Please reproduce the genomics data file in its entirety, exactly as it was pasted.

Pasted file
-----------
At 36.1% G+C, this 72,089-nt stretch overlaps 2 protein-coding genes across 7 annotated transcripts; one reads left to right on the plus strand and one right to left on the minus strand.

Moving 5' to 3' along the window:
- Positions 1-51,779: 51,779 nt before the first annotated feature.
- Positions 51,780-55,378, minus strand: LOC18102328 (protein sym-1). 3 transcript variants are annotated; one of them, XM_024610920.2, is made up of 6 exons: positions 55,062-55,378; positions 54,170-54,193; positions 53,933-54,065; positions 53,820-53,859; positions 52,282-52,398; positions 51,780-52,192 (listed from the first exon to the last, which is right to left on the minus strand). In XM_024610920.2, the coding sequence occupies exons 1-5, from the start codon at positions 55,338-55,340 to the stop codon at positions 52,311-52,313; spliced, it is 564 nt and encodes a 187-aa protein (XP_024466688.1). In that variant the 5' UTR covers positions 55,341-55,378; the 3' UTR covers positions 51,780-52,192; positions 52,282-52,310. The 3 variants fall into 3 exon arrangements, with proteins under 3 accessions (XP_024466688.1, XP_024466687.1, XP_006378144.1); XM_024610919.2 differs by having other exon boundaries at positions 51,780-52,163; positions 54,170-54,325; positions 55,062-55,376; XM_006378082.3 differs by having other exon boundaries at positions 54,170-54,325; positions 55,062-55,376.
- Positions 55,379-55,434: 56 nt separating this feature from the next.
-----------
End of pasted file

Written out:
At 36.1% G+C, this 72,089-nt stretch overlaps 2 protein-coding genes across 7 annotated transcripts; one reads left to right on the plus strand and one right to left on the minus strand.

Moving 5' to 3' along the window:
- Positions 1-51,779: 51,779 nt before the first annotated feature.
- Positions 51,780-55,378, minus strand: LOC18102328 (protein sym-1). 3 transcript variants are annotated; one of them, XM_024610920.2, is made up of 6 exons: positions 55,062-55,378; positions 54,170-54,193; positions 53,933-54,065; positions 53,820-53,859; positions 52,282-52,398; positions 51,780-52,192 (listed from the first exon to the last, which is right to left on the minus strand). In XM_024610920.2, the coding sequence occupies exons 1-5, from the start codon at positions 55,338-55,340 to the stop codon at positions 52,311-52,313; spliced, it is 564 nt and encodes a 187-aa protein (XP_024466688.1). In that variant the 5' UTR covers positions 55,341-55,378; the 3' UTR covers positions 51,780-52,192; positions 52,282-52,310. The 3 variants fall into 3 exon arrangements, with proteins under 3 accessions (XP_024466688.1, XP_024466687.1, XP_006378144.1); XM_024610919.2 differs by having other exon boundaries at positions 51,780-52,163; positions 54,170-54,325; positions 55,062-55,376; XM_006378082.3 differs by having other exon boundaries at positions 54,170-54,325; positions 55,062-55,376.
- Positions 55,379-55,434: 56 nt separating this feature from the next.